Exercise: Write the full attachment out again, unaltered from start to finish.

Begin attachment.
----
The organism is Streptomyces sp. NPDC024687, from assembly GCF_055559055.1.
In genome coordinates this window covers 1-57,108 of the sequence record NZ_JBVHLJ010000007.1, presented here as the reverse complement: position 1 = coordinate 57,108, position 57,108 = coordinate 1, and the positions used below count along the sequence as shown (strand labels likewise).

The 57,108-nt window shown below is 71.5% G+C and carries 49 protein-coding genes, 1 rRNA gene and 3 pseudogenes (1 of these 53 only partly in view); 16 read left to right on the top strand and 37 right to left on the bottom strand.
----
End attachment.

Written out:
The organism is Streptomyces sp. NPDC024687, from assembly GCF_055559055.1.
In genome coordinates this window covers 1-57,108 of the sequence record NZ_JBVHLJ010000007.1, presented here as the reverse complement: position 1 = coordinate 57,108, position 57,108 = coordinate 1, and the positions used below count along the sequence as shown (strand labels likewise).

The 57,108-nt window shown below is 71.5% G+C and carries 49 protein-coding genes, 1 rRNA gene and 3 pseudogenes (1 of these 53 only partly in view); 16 read left to right on the top strand and 37 right to left on the bottom strand.